I grew up in a theatrical family where my material needs were well cared for; I attended convent schools from age four and boarding schools from age seven, but I found no resonance in the adults around me for my inner life. My mother, a most compassionate human being and an exceptionally talented character actress, told me that she had suffered a ‘nervous breakdown’ aged 12 when she believed her family were trying to poison her. By the time she had me, she had attempted suicide twice and had received the diagnosis of manic depression.

At a certain point in our sessions, the counsellor leaned forward and asked, ‘Caroline, has it ever occurred to you that your parents are doing their best?’ It hadn’t. In later years, I appreciated the wisdom of that question, but at the time it didn’t help me very much. The therapy lasted for several months and was a lifeline amid the pressure of my student days. It also sowed the seeds for wanting to pursue this kind of reflection.

When I left university, I returned to London to live for a while in my childhood home in Shepherds Bush, before moving to rented accommodation. My confidence was through the floor and, instead of pursuing a career congruent with my newly acquired 2:1 degree, I worked for several agencies, cleaning flats. I knew that I had to continue to pursue therapeutic and healing assistance for as long as it took to feel at ease with being who I was in the world.

I arrived at my first therapy session in London with a pile of correspondence between me and my parents – I had been agonisingly trying to find some clarity of communication between us and would ask them to send back my original letter with their reply, so I could check the relevance of how they had responded. When my therapist had read the letters, I asked him, ‘Do you think I’m mad?’ ‘No,’ he replied, ‘I think you’re just asking to be understood.’ The sessions took place weekly for just over a year. Through them I was able to understand my dilemmas and difficulties more clearly, and also gained confidence in identifying and expressing emotion, but it was not until I discovered meditation that I experienced a whole new level of freedom of choice in my life. It was the combined influence of the experience of acting on stage and the exploration of emotional and mental states that therapy facilitated that paved the way for a lifelong interest in the human psyche and spiritual and meditative paths.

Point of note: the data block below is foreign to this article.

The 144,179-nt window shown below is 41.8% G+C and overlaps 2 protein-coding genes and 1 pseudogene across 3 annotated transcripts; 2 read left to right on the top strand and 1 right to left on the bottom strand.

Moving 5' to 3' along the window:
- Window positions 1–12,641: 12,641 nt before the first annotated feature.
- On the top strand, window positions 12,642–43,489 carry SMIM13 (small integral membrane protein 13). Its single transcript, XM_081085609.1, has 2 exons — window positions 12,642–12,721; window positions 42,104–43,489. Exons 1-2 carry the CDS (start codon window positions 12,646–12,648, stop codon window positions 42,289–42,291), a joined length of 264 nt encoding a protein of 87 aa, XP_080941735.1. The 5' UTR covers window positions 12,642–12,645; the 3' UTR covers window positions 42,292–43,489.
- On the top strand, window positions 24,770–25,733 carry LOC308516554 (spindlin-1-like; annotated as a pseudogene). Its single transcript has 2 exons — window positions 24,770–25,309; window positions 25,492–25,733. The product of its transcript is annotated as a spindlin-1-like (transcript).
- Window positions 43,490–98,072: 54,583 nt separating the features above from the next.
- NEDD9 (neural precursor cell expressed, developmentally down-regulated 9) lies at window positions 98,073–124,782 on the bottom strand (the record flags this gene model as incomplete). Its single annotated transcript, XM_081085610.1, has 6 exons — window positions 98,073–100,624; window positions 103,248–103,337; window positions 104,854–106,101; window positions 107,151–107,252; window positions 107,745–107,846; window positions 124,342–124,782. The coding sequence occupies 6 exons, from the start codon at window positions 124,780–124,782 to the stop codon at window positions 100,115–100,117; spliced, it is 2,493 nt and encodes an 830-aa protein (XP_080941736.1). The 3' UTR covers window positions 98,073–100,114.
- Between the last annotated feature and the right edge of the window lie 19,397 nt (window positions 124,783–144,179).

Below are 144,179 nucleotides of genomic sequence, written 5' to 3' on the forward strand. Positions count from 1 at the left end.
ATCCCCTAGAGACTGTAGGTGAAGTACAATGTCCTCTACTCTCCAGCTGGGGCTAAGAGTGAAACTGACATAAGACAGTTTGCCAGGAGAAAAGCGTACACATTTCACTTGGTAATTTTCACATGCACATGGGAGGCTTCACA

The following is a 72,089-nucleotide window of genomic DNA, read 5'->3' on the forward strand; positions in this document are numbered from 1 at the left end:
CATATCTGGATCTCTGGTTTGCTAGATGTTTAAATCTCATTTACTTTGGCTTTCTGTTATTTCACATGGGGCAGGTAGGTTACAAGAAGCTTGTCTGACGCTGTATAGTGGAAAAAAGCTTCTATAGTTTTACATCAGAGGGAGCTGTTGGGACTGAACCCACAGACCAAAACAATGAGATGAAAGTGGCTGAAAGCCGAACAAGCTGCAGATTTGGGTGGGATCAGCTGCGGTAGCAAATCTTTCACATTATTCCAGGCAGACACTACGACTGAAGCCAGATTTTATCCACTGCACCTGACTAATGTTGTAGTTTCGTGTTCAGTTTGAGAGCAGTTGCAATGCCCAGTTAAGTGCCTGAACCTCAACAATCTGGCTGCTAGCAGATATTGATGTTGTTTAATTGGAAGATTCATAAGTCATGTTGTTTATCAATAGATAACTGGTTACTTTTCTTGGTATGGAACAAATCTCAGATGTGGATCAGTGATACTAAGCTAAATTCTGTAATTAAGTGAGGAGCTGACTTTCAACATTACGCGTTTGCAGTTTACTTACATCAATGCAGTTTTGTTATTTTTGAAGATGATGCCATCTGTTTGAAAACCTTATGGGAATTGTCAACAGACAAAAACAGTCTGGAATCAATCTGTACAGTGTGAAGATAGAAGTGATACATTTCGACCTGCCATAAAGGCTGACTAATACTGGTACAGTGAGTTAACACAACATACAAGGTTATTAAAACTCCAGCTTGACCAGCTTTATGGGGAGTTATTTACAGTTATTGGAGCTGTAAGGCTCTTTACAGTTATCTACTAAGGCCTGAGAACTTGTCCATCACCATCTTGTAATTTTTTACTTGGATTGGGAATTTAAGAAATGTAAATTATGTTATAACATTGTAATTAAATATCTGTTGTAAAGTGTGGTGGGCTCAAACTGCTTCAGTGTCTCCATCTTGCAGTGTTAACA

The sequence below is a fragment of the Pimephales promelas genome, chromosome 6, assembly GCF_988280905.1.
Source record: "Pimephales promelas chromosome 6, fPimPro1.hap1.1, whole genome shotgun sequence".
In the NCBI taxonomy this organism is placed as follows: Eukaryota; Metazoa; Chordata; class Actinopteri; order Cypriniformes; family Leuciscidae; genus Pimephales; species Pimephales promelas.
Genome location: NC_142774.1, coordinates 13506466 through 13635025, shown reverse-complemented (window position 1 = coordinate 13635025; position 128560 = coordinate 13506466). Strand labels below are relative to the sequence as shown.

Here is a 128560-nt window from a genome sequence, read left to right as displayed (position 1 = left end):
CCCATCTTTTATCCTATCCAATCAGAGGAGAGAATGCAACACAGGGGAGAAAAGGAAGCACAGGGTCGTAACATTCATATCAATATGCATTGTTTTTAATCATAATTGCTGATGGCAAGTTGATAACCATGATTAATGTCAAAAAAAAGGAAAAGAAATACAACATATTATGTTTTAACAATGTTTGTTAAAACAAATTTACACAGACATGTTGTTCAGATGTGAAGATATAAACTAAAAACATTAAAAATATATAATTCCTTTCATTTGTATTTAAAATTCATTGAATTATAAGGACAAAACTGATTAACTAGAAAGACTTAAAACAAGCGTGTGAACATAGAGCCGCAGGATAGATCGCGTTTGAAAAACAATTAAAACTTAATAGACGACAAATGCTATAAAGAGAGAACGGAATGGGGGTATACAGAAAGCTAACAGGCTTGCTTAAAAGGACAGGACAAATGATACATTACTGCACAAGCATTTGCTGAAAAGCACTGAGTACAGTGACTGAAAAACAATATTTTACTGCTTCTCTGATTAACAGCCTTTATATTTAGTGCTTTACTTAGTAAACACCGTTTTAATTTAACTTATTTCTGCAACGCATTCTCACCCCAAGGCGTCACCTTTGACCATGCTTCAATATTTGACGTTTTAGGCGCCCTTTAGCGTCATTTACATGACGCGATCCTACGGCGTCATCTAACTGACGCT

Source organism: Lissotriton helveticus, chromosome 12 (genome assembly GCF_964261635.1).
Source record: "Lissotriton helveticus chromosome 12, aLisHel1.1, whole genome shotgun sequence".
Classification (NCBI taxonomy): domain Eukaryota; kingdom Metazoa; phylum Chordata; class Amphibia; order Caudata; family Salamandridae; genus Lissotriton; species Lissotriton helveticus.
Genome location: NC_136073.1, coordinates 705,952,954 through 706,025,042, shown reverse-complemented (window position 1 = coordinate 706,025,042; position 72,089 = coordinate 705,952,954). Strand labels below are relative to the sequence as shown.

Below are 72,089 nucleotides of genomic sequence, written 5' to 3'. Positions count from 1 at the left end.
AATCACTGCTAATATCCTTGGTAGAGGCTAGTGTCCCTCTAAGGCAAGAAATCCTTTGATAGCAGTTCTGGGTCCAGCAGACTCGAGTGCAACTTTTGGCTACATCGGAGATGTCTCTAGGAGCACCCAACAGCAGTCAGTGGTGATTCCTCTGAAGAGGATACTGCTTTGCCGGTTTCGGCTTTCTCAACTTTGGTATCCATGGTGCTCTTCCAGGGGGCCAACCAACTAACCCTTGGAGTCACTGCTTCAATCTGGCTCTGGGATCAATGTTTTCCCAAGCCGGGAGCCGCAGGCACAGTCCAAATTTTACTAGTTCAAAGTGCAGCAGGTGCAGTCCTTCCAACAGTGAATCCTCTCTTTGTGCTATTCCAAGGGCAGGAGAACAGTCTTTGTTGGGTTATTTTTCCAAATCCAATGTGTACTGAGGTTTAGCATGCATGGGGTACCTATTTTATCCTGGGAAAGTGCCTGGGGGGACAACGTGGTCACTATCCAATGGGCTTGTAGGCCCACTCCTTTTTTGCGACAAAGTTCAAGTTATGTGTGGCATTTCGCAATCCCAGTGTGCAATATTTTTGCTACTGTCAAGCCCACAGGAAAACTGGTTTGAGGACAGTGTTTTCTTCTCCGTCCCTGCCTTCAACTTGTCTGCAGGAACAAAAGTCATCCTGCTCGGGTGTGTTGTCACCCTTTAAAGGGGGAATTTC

I stumbled on meditation by chance at a summer school run by the Association of Humanistic Psychology, in south-west France. There, answering a small notice in the dining room – ‘Meditation on the grass at 10pm, bring a blanket’ – I met John Garrie, a British actor with a background in Taoist and Buddhist practice who became a meditation teacher, and later that year I entered a seven-year intensive training in insight meditation. Since then, I have run many workshops and retreats, and written a meditation workbook for children, Making Friends with Ourselves.

Early experiences of therapy helped me become much clearer about what I was actually feeling and experiencing, and meditation offered approaches and methods to deepen and integrate those experiences and place them in a wider context, beyond the exclusive view of a ‘personal self’.

Over the years, it has become clear that the family of origin into which I was born was perfect (you could say tailor-made) to provide exactly the grist for my evolutionary mill that was needed. I remember my parents warmly now, with the deepest respect, love and gratitude.

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